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Cover image for Thunderhead

1st ed.
Physical Description:
504 pages ; 22 cm.
Reading Level:
870 L Lexile
Rowan has gone rogue, and has taken it upon himself to put the Scythedom through a trial by fire. Literally. In the year since Winter Conclave, he has gone off-grid, and has been striking out against corrupt scythes?not only in MidMerica, but across the entire continent. He is a dark folk hero now? Scythe Lucifer, a vigilante taking down corrupt scythes in flames. Citra, now a junior scythe under Scythe Curie, sees the corruption and wants to help change it from the inside out, but is thwarted at every turn, and threatened by the new order scythes. Realizing she cannot do this alone?or even with the help of Scythe Curie and Faraday, she does the unthinkable, and risks being deadish so she can communicate with the Thunderhead the only being on earth wise enough to solve the dire problems of a perfect world. But will it help solve those problems, or simply watch as perfection goes into decline?


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Rowan and Citra take opposite stances on the morality of the Scythedom, putting them at odds, in the chilling sequel to the Printz Honor Book Scythe from New York Times bestseller Neal Shusterman, author of the Unwind dystology.

The Thunderhead cannot interfere in the affairs of the Scythedom. All it can do is observe--it does not like what it sees.

A year has passed since Rowan had gone off grid. Since then, he has become an urban legend, a vigilante snuffing out corrupt scythes in a trial by fire. His story is told in whispers across the continent.

As Scythe Anastasia, Citra gleans with compassion and openly challenges the ideals of the "new order." But when her life is threatened and her methods questioned, it becomes clear that not everyone is open to the change.

Will the Thunderhead intervene?

Or will it simply watch as this perfect world begins to unravel?

Author Notes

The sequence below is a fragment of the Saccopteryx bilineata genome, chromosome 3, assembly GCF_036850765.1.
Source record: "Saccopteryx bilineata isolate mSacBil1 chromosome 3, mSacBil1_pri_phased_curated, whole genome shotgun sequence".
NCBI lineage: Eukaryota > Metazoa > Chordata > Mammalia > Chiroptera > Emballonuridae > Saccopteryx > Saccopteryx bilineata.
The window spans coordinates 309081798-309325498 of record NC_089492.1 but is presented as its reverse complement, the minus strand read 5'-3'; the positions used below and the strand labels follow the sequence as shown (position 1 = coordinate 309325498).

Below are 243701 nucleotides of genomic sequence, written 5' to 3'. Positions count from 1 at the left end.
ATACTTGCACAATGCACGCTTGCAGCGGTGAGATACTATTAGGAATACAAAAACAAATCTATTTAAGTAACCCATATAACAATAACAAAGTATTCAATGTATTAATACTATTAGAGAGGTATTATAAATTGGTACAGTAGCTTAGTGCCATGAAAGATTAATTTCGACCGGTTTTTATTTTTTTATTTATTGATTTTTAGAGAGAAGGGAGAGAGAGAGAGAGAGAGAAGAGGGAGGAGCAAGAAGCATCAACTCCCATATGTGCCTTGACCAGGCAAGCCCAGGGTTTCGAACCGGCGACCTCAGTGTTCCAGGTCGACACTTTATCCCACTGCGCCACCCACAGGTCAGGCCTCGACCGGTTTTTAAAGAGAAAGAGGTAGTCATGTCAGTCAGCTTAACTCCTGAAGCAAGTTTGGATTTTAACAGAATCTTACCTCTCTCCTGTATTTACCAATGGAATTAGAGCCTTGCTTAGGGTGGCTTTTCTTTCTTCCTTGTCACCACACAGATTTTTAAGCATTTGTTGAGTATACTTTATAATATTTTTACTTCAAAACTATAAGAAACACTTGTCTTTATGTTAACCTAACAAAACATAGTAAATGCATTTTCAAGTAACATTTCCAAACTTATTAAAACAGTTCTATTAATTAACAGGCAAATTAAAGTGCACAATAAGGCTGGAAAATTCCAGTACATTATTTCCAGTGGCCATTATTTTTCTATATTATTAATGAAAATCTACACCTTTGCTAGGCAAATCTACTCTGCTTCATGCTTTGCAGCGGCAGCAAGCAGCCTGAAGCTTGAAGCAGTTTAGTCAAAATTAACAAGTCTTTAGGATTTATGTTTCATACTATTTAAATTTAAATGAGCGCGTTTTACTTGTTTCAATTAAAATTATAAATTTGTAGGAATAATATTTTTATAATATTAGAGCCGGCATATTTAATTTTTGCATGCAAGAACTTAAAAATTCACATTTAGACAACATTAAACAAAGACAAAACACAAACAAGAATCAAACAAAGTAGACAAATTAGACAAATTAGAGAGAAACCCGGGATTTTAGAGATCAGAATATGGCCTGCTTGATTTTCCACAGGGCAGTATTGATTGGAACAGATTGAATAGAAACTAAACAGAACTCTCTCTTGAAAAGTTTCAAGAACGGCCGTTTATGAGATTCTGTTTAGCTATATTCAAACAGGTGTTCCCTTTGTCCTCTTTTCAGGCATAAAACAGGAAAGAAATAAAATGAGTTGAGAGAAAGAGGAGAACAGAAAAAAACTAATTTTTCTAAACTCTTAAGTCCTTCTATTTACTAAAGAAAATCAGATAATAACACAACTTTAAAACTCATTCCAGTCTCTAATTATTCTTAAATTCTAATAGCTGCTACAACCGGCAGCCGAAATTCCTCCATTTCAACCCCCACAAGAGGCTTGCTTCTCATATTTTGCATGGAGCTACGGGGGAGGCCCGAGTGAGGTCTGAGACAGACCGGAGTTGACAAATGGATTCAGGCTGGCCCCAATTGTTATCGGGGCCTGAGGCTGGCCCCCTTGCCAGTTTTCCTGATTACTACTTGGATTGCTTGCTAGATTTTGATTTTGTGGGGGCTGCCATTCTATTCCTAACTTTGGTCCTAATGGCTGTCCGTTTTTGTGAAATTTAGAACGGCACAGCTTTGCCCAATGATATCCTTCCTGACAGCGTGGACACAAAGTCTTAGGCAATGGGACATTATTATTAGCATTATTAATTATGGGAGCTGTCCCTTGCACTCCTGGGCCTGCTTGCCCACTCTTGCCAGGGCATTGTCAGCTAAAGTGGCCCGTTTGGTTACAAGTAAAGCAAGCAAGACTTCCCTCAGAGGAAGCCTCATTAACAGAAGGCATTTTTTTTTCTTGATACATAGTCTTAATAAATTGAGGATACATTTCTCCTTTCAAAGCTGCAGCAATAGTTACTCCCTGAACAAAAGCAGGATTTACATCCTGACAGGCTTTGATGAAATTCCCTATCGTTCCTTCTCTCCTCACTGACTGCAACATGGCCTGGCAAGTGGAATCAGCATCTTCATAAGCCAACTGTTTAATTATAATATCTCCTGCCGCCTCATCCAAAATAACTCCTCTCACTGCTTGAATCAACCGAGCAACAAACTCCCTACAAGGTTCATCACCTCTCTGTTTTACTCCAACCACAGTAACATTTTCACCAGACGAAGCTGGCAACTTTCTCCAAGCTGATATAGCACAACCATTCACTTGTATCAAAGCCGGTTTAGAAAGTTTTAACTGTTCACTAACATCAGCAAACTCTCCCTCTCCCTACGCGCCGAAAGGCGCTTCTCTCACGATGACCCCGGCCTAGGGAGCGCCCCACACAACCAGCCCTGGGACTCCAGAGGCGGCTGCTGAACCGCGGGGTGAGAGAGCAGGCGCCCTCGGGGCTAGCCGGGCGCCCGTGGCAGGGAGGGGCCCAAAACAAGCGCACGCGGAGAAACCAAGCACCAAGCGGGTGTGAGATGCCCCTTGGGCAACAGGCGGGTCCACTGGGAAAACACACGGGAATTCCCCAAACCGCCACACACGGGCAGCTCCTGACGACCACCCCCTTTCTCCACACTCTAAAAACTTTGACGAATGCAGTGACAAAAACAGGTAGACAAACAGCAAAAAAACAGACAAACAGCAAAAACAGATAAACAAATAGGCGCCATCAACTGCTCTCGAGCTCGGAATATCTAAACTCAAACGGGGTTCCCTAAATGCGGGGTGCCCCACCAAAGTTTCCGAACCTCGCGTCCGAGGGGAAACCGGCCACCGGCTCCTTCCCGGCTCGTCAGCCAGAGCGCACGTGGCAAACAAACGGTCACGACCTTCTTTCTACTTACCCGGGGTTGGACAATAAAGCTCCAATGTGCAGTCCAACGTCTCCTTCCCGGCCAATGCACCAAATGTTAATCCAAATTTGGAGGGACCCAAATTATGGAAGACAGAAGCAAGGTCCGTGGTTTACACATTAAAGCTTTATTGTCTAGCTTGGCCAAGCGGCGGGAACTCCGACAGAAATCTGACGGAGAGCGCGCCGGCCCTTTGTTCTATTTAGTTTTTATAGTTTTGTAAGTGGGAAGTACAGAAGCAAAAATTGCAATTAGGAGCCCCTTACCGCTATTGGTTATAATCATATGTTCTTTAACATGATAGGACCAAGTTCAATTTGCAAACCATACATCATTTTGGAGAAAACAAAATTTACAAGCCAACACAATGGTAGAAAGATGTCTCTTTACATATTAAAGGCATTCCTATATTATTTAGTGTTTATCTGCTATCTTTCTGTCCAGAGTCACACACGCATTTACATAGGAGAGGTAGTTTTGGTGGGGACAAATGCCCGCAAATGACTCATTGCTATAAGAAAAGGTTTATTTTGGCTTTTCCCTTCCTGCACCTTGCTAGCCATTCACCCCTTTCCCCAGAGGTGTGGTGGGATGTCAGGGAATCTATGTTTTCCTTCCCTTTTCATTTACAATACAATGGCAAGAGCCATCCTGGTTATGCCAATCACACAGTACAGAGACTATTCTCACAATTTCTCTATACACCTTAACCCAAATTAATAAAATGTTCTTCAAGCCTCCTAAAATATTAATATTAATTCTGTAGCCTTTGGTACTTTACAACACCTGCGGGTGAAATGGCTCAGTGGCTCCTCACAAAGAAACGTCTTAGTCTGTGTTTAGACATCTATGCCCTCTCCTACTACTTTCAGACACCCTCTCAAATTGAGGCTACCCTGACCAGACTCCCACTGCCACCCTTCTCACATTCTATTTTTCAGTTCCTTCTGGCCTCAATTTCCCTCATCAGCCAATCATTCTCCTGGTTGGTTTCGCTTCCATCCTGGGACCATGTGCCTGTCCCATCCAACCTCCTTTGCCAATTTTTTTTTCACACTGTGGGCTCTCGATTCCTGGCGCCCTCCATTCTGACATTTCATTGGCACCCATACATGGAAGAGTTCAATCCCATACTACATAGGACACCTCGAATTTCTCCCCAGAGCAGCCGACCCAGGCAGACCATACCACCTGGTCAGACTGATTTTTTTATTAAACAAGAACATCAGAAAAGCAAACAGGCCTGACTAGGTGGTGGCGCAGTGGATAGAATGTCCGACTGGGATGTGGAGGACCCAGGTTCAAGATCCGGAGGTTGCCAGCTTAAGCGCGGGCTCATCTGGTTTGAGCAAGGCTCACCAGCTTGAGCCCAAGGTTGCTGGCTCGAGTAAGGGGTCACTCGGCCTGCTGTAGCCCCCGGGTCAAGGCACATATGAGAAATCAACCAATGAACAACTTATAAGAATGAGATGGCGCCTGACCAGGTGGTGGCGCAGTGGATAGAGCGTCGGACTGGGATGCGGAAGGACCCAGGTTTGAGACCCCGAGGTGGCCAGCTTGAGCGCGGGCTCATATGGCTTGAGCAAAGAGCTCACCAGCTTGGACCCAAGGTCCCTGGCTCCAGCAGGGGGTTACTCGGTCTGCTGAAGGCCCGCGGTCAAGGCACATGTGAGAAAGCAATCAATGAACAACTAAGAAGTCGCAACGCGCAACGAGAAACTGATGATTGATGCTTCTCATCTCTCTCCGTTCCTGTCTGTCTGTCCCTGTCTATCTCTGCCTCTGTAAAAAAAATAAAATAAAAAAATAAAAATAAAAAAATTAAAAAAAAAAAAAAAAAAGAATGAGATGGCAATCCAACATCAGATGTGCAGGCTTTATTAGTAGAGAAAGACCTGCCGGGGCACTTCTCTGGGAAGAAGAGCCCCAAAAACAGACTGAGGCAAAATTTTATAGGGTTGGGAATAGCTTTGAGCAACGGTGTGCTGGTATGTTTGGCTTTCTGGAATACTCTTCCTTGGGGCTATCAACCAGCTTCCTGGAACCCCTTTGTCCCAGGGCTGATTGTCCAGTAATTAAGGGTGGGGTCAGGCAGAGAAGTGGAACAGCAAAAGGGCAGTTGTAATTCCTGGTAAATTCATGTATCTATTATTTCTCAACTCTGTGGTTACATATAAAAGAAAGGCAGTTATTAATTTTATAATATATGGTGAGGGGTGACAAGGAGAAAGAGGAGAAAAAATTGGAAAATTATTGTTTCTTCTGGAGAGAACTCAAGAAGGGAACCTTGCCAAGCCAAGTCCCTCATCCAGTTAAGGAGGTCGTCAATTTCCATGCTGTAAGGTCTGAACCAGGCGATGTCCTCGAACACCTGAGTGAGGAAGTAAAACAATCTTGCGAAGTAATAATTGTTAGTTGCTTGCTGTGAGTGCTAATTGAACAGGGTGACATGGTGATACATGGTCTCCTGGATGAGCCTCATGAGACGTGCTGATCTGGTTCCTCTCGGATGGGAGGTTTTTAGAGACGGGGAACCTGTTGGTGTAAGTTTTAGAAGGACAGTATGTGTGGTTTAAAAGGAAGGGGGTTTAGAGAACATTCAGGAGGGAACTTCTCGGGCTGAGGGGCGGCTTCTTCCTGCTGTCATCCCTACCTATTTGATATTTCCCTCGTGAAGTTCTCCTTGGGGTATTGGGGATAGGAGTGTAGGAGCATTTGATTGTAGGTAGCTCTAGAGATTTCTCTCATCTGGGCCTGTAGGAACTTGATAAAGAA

Neal Shusterman was born in Brooklyn, New York on November 12, 1962. He received degrees in psychology and drama from the University of California, Irvine. Within a year of graduating, he had his first book deal and a screenwriting job. He has written numerous books including The Dark Side of Nowhere, Red Rider's Hood, The Shadow Club, The Shadow Club Rising, The Eyes of Kid Midas, Shattered Sky, Unwind, and Antsy Does Time. He won the National Book Award for Young People's Literature in 2015 for Challenger Deep. He also writes several series including the Skinjacker Trilogy, the Star Shards Chronicles, and the Unwind Dystology. As a screen and television writer, he has written for the Goosebumps and Animorphs television series, and wrote the Disney Channel Original Movie Pixel Perfect.

(Bowker Author Biography)

Reviews 5

Publisher's Weekly Review

Shusterman cranks up the stakes in this blistering sequel to 2016's Scythe, set on a "post-mortal" future Earth in which easily revived humans are only "deadish" when killed, not permanently dead, except for the few "gleaned" by scythes, who kill to keep population growth under control. The narrative focuses primarily on Citra, who is gaining influence as Scythe Anastasia, and Rowan, who has adopted the mantle of Scythe Lucifer as he furtively gleans amoral scythes. New presences include Greyson Tolliver, an unassuming young man who becomes aware of threats on Scythe Anastasia's life, and the voice of the Thunderhead, the artificial intelligence that manages virtually all aspects of life on Earth. As the political machinations between scythe factions collide, the Thunderhead's dispatches reflect powerfully on its relationship with humanity ("All I can do is watch unblinkingly as my beloved humankind slowly weaves the rope it will use to hang itself"). Interweaving heady questions of morality, responsibility, loyalty, and power, Shusterman builds to a devastatingly intense conclusion that sends the characters and larger world into terrifying new territory. It's difficult to fathom what awaits in the next book. Ages 12-up. Agent: Andrea Brown, Andrea Brown Literary. (Jan.) © Copyright PWxyz, LLC. All rights reserved.

Horn Book Review

In this sequel to Scythe, Citra (revived as Scythe Anastasia) and her mentor, Scythe Curie, are the target of assassination attempts. Rowan has gone rogue, fleeing underground and taking the moniker Scythe Lucifer to glean unethical and unworthy scythes. Through excellent storytelling, Shusterman deepens the world-building and raises ethical questions about this society's foundations. He expertly weaves narrative strands together, culminating with the requisite cliffhanger. (c) Copyright 2018. The Horn Book, Inc., a wholly owned subsidiary of Media Source, Inc. No redistribution permitted.

Booklist Review